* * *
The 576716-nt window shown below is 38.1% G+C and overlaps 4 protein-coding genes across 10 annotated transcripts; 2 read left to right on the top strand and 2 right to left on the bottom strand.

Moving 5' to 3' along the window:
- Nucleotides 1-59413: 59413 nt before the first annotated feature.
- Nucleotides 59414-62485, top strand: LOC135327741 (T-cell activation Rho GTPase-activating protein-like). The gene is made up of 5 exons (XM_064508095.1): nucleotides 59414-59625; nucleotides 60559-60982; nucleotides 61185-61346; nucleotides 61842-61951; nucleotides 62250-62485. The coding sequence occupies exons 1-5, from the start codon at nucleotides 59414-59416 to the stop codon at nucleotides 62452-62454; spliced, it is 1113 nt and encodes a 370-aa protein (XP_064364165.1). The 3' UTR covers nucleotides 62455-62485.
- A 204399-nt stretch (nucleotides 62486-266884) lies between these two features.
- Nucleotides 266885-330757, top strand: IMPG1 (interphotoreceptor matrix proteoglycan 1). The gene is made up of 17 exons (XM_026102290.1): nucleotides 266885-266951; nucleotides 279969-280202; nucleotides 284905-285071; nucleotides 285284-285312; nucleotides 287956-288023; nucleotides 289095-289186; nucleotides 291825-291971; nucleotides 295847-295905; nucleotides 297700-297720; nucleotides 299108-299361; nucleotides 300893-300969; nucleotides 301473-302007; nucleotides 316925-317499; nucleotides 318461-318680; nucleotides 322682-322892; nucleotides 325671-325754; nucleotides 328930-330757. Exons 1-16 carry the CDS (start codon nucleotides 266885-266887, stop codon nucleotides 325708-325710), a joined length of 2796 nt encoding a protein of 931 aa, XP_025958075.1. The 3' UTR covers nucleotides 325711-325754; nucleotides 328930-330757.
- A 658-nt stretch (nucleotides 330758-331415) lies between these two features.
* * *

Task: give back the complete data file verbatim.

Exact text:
The 576716-nt window shown below is 38.1% G+C and overlaps 4 protein-coding genes across 10 annotated transcripts; 2 read left to right on the top strand and 2 right to left on the bottom strand.

Moving 5' to 3' along the window:
- Nucleotides 1-59413: 59413 nt before the first annotated feature.
- Nucleotides 59414-62485, top strand: LOC135327741 (T-cell activation Rho GTPase-activating protein-like). The gene is made up of 5 exons (XM_064508095.1): nucleotides 59414-59625; nucleotides 60559-60982; nucleotides 61185-61346; nucleotides 61842-61951; nucleotides 62250-62485. The coding sequence occupies exons 1-5, from the start codon at nucleotides 59414-59416 to the stop codon at nucleotides 62452-62454; spliced, it is 1113 nt and encodes a 370-aa protein (XP_064364165.1). The 3' UTR covers nucleotides 62455-62485.
- A 204399-nt stretch (nucleotides 62486-266884) lies between these two features.
- Nucleotides 266885-330757, top strand: IMPG1 (interphotoreceptor matrix proteoglycan 1). The gene is made up of 17 exons (XM_026102290.1): nucleotides 266885-266951; nucleotides 279969-280202; nucleotides 284905-285071; nucleotides 285284-285312; nucleotides 287956-288023; nucleotides 289095-289186; nucleotides 291825-291971; nucleotides 295847-295905; nucleotides 297700-297720; nucleotides 299108-299361; nucleotides 300893-300969; nucleotides 301473-302007; nucleotides 316925-317499; nucleotides 318461-318680; nucleotides 322682-322892; nucleotides 325671-325754; nucleotides 328930-330757. Exons 1-16 carry the CDS (start codon nucleotides 266885-266887, stop codon nucleotides 325708-325710), a joined length of 2796 nt encoding a protein of 931 aa, XP_025958075.1. The 3' UTR covers nucleotides 325711-325754; nucleotides 328930-330757.
- A 658-nt stretch (nucleotides 330758-331415) lies between these two features.